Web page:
You’ve seen it on our puzzles, calendar, and prints! You’ve asked about it, and we listened! The Great Locomotive Chase is finally on display!
If you have been to Civil War Tails since 2018 or purchased that year’s calendar, you might know this photo, showing the locomotive General on a railroad track. But where was the General in the museum? The answer was “Nowhere”; it was in storage, along with the Texas and the rest of their diorama. Ever since opening in 2015, we have wanted to bring out “The Great Locomotive Chase,” but we could not settle on a good plan of how to display them.
According to our photo record, Ruth made the diorama sometime between July 2000 and August 2001, after reading about the Great Locomotive Chase. In August 1862, James Andrews and a small band of Union raiders stole the Confederate locomotive General in Georgia and steamed northward, damaging track and telegraph wires along the way. The General’s conductor pursued them, ultimately chasing them down in the Texas, in reverse. Ruth made our locomotives and boxcar from cardboard, paper, string, and wire. The track uses toothpicks for the ties, and cardboard for the rails.
Time can be rough on dioramas, and over the years, the reindeer moss “bushes” along the tracks were banged and bumped so much that by 2015, few remained, giving the track a plain, uninspiring appearance. The General lost a wheel, and we were always a little afraid to ask how much more damage might exist. Add to that the dilemma of how to display the fragile locomotives in reach of sight but not touch, and for the last eight years, we have been at an impasse.
In mid-March, after talking with a visitor who was very interested in the General, we began seriously pondering the logistics of making it happen. As we did so, we discovered the wall near the diorama of the ironclads. We had moved a clock, and now it seemed as if the empty wall were begging for the General and Texas to come out.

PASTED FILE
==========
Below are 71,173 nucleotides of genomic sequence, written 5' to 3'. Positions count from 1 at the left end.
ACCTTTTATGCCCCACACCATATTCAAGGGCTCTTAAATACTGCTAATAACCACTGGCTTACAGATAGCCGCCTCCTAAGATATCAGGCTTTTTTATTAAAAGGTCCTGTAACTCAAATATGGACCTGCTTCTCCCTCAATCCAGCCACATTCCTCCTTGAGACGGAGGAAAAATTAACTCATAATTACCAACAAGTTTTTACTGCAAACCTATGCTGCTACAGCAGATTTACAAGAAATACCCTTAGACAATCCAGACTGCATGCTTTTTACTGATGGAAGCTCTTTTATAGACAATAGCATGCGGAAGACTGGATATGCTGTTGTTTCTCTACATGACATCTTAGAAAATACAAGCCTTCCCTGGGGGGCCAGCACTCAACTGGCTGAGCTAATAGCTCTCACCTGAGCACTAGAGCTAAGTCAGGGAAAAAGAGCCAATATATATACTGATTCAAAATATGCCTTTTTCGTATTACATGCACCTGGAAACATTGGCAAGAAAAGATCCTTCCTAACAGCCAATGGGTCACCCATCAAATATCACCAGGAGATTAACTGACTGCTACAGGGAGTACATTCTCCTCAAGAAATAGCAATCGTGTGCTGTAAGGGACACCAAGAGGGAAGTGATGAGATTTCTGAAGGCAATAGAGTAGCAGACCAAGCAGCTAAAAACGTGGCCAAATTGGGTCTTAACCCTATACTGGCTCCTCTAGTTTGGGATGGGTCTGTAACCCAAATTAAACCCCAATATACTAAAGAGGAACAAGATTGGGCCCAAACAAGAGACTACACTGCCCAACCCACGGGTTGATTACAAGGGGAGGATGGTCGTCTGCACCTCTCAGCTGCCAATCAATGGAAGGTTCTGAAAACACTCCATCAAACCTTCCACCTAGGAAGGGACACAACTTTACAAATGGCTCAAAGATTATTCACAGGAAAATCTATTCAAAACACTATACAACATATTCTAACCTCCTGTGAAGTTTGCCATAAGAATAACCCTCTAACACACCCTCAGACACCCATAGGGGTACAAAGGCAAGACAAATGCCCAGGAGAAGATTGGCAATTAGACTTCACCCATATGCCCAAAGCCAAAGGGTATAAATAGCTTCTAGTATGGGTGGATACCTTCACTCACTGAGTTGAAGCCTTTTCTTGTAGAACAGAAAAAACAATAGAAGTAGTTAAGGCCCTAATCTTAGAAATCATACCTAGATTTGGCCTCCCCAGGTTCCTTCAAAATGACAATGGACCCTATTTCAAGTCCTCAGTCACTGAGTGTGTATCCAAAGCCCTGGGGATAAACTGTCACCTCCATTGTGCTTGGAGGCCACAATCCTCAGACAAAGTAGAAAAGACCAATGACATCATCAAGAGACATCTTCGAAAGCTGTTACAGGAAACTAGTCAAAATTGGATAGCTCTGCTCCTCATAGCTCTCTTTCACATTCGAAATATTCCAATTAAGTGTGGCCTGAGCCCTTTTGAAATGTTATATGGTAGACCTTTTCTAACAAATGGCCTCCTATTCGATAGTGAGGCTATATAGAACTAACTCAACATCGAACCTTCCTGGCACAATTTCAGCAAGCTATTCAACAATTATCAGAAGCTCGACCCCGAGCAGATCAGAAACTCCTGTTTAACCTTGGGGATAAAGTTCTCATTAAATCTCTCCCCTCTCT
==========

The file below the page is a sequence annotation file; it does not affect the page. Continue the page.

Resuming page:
When we pulled the pieces of the diorama out of their storage trunk, we discovered that the Texas and boxcar were basically ready to go! One Confederate cat on the Texas had lost an arm, and it took us a while to find a spare arm for him (and the doors for the boxcar), but other than that, they were in perfect condition. Not bad for bumping around in a trunk for over 20 years. The General needed minor repairs, but nothing major—and yes, we still had the wheel that had broken off!
But what about the uninspiring track? We added “talus,” tiny fake rocks, which involved placing nearly every rock between the ties by hand, with tweezers. To keep us from growing bored while placing and gluing rocks, we listened to an audio CD of A. Conan Doyle’s Sherlock Holmes adventure, The Hound of the Baskervilles.
Once the tedium of the talus was over, we added new reindeer moss bushes. We also used dried flowers to represent grasses, wildflowers, and undergrowth. Looking at the result, one would never know it’s just a plain toothpick track on a flat board!
Perhaps the trickiest part, believe it or not, was figuring out where to put which locomotive. With cardboard trains and an old track, the imperfectly aligned wheels did not always line up with the wavy rails where we wanted to place the engine. But there might be another section of track where the misaligned and the wavy matched. We tried the locomotives on this end and that, added the boxcar, sorted it all out, cut the board into two (a longer piece for the Texas and boxcar, and a shorter for the General)—and then when all was finished, both locomotives decided they didn’t like their designated ends of the track! So, we spent more time, putting the Texas on one end of its board, then the other, then farther forward, farther back, etc., and then repeating the process with the General. At last, we could glue the locomotives and boxcar permanently to the track.
In the meantime, we decided to spruce up the boxcar by painting its smoke. During the raid, Andrews’ men set the boxcars on fire when they uncoupled them from the General as obstacles for the pursuers. Our boxcar does not yet show visible damage from fire on the outside, so we chose to do very little in the way of flames. We painted its fluff as smoke with a little glow of fire inside.
With the finished diorama installed on the wall, it was time to celebrate! After waiting eight years, the 22-year-old locomotives had finally found their place in Civil War Tails. And what better way to celebrate than by watching Buster Keaton’s The General, a hilarious silent movie from 1926 showing a fictionalized version of the Great Locomotive Chase!
Next time you visit Civil War Tails, check out “The Great Locomotive Chase”!